Behavioral economist Dan Ariely, the author of Predictably Irrational, uses classic visual illusions and his own counterintuitive (and sometimes shocking) research findings to show how we’re not as rational as we think when we make decisions.
I found the talk quite interesting in that it discussed how our assumptions concerning rationality in decision-making aren’t always true. Although individuals make specific decisions, others are responsible for creating the opportunity/context to make the decisions. For example, every morning you decide what to eat for breakfast. Others (cereal makers, producers of electrical appliances – toasters, etc), however, influence – or try to influence- how you make this decision. We make decisions every second – these decisions do not exist in a vacuum but are presented to us in a context. This context is usually under the control of others who have their own agenda which may or may not mesh with that of individuals making the decisions.
In a word, decisions aren’t value-neutral but are the product of others who try to manipulate us to make certain choices when forced to make these decisions.
Ariely describes in humorous detail how easy is it to influence decision-making behavior by influencing the choices that are offered to these decision-makers. The desirability of certain items are influenced by the inclusion of similar items with small faults – the frequency of decision-makers choosing an all-inclusive trip to Rome can be influenced by the inclusion of a another trip to Rome where everything is included with the exception of coffee which must be purchased separately.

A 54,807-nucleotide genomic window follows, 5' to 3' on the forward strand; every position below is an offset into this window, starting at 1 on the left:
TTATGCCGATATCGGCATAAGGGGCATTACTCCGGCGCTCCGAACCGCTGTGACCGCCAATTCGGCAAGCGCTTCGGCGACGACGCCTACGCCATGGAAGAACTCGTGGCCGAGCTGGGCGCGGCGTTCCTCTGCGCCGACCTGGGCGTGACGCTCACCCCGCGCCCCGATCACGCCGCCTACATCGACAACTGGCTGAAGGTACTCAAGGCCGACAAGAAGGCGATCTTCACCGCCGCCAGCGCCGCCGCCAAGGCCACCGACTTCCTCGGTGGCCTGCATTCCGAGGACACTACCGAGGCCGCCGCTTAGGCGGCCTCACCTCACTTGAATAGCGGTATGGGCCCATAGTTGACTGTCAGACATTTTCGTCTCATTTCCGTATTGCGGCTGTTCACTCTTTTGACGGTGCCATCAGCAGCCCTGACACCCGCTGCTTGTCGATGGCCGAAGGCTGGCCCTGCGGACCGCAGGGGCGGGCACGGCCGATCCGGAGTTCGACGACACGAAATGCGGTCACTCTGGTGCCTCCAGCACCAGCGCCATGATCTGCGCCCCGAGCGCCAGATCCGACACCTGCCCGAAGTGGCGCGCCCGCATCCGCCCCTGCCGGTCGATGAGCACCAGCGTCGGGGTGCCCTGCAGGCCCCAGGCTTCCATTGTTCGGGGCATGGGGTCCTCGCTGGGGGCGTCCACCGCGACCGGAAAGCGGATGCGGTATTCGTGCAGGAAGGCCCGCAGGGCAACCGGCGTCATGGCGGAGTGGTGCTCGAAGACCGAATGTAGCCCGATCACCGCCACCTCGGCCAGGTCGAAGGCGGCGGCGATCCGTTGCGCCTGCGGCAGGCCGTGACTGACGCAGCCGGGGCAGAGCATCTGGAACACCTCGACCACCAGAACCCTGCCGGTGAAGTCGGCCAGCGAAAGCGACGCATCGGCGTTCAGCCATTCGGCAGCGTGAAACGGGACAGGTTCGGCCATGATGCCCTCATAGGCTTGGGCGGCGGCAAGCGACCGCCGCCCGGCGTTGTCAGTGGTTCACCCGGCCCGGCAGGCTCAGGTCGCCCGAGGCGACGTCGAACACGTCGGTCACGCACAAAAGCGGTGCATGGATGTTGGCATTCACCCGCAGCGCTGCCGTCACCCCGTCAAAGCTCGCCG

As I listened to the podcast, I started to reflect on this perspective and how it impacts process design. Some might be thinking – a big leap and one that might be stretching things a little bit – but I came to the conclusion that the process design choices that BPXs – either consciously or unconsciously – make have a direct influence – either in a positive or negative fashion – on how people make decisions. For example, the decision regarding an alternatives block – what choices are presented, how they are described, etc – probably influence the frequency of what choices are made. Of course, the process design doesn’t entirely determine what choice is selected. The major influence comes from the business context in which a decision is made.
Irregardless of the level of influence, the direct business impact on decision-making of poor process design should be obvious. Based on this realization should the goal of the BPX be to act as an objective medium in whom business requirements are poured and a process design is the result? I’m not sure. Just as poor process design can detrimentally impact business decision-makers, excellent process design can help decision-makers make better decisions. Thus, BPXs have much greater responsibility in influencing overall business health and the decisions that individuals in the organization make than they might acknowledge or understand.
Note: The importance of creating processes that are “clear and intelligible to business people” is also present in Bruce Silver’s article on “The Art of Process Modeling”.